Design, Setting, and Participants:  Retrospective case series of 1591 consecutive patients with laboratory-confirmed COVID-19 referred for ICU admission to the coordinator center (Fondazione IRCCS Ca’ Granda Ospedale Maggiore Policlinico, Milan, Italy) of the COVID-19 Lombardy ICU Network and treated at one of the ICUs of the 72 hospitals in this network between February 20 and March 18, 2020. Date of final follow-up was March 25, 2020.
Exposures:  SARS-CoV-2 infection confirmed by real-time reverse transcriptase-polymerase chain reaction (RT-PCR) assay of nasal and pharyngeal swabs.
Main Outcomes and Measures:  Demographic and clinical data were collected, including data on clinical management, respiratory failure, and patient mortality. Data were recorded by the coordinator center on an electronic worksheet during telephone calls by the staff of the COVID-19 Lombardy ICU Network.
Results:  Of the 1591 patients included in the study, the median (IQR) age was 63 (56-70) years and 1304 (82%) were male. Of the 1043 patients with available data, 709 (68%) had at least 1 comorbidity and 509 (49%) had hypertension. Among 1300 patients with available respiratory support data, 1287 (99% [95% CI, 98%-99%]) needed respiratory support, including 1150 (88% [95% CI, 87%-90%]) who received mechanical ventilation and 137 (11% [95% CI, 9%-12%]) who received non-invasive ventilation. The median positive end-expiratory pressure (PEEP) was 14 (IQR, 12-16) cm H2O, and Fio2 was greater than 50% in 89% of patients. The median Pao2/Fio2 was 160 (IQR, 114-220). The median PEEP level was not different between younger patients (n = 503 aged ≤63 years) and older patients (n = 514 aged ≥64 years) (14 [IQR, 12-15] vs 14 [IQR, 12-16] cm H2O, respectively; median difference, 0 [95% CI, 0-0]; P = .94). Median Fio2 was lower in younger patients: 60% (IQR, 50%-80%) vs 70% (IQR, 50%-80%) (median difference, -10% [95% CI, -14% to 6%]; P = .006), and median Pao2/Fio2 was higher in younger patients: 163.5 (IQR, 120-230) vs 156 (IQR, 110-205) (median difference, 7 [95% CI, -8 to 22]; P = .02). Patients with hypertension (n = 509) were older than those without hypertension (n = 526) (median [IQR] age, 66 years [60-72] vs 62 years [54-68]; P < .001) and had lower Pao2/Fio2 (median [IQR], 146 [105-214] vs 173 [120-222]; median difference, -27 [95% CI, -42 to -12]; P = .005). Among the 1581 patients with ICU disposition data available as of March 25, 2020, 920 patients (58% [95% CI, 56%-61%]) were still in the ICU, 256 (16% [95% CI, 14%-18%]) were discharged from the ICU, and 405 (26% [95% CI, 23%-28%]) had died in the ICU. Older patients (n = 786; age ≥64 years) had higher mortality than younger patients (n = 795; age ≤63 years) (36% vs 15%; difference, 21% [95% CI, 17%-26%]; P < .001).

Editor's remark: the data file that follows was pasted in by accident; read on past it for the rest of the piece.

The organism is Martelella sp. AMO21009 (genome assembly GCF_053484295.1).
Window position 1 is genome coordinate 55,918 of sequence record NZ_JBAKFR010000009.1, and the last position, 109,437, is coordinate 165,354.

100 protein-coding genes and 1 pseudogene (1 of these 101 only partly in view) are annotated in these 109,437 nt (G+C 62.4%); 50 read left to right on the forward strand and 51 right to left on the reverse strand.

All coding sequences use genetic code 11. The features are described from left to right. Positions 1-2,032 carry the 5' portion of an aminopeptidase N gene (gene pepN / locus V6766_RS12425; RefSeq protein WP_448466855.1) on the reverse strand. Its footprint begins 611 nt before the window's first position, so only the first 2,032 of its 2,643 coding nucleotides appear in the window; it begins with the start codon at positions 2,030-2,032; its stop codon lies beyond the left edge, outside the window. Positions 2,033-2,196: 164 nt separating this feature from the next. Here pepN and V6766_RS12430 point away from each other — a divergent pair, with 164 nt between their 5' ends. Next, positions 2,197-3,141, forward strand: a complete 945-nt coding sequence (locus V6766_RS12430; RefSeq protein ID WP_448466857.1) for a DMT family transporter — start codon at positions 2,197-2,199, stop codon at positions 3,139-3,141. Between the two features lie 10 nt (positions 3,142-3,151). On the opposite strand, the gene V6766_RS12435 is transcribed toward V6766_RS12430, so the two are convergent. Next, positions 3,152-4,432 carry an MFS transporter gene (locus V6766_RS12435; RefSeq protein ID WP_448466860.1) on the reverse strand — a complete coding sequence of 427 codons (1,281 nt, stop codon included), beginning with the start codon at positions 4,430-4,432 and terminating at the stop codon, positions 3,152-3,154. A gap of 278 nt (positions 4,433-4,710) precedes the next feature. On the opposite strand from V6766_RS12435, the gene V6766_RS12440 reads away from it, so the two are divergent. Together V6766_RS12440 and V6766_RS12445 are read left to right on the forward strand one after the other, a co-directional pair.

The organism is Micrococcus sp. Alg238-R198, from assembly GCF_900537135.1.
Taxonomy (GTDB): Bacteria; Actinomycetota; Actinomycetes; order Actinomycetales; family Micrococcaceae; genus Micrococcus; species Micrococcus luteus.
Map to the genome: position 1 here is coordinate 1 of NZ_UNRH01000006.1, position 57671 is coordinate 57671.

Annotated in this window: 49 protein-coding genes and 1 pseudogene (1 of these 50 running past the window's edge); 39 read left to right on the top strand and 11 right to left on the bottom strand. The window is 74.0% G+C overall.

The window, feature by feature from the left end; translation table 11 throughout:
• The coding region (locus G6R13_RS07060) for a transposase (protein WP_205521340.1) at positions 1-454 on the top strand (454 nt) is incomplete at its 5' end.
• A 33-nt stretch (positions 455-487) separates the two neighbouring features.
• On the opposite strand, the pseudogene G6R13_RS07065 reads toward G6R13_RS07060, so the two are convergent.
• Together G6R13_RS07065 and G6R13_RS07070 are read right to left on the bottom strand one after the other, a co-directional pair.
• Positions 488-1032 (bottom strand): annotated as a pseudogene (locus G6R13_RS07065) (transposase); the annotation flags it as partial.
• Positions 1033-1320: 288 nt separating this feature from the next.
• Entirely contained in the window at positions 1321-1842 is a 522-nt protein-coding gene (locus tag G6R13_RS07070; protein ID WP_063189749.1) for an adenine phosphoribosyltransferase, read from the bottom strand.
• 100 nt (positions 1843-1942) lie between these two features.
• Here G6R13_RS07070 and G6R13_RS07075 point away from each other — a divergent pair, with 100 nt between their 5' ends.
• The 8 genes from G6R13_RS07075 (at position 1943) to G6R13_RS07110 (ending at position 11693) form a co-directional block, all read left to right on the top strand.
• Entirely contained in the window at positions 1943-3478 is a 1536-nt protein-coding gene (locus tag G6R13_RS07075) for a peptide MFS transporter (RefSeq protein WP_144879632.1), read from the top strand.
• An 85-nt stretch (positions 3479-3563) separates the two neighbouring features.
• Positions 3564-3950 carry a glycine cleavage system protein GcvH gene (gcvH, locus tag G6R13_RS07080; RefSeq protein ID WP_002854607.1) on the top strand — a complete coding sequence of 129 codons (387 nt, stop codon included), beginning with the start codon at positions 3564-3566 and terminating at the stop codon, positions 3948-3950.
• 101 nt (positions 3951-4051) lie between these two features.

Conclusions and Relevance:  In this case series of critically ill patients with laboratory-confirmed COVID-19 admitted to ICUs in Lombardy, Italy, the majority were older men, a large proportion required mechanical ventilation and high levels of PEEP, and ICU mortality was 26%.
The full text of this article is available freely via this link.  A copy of this issue is also available in Rotherham Hospital Library on D Level.

Intensive Care Medicine Volume 46 Number 4 April 2020

To view Intensive Care Medicine’s May issue’s contents page follow this link.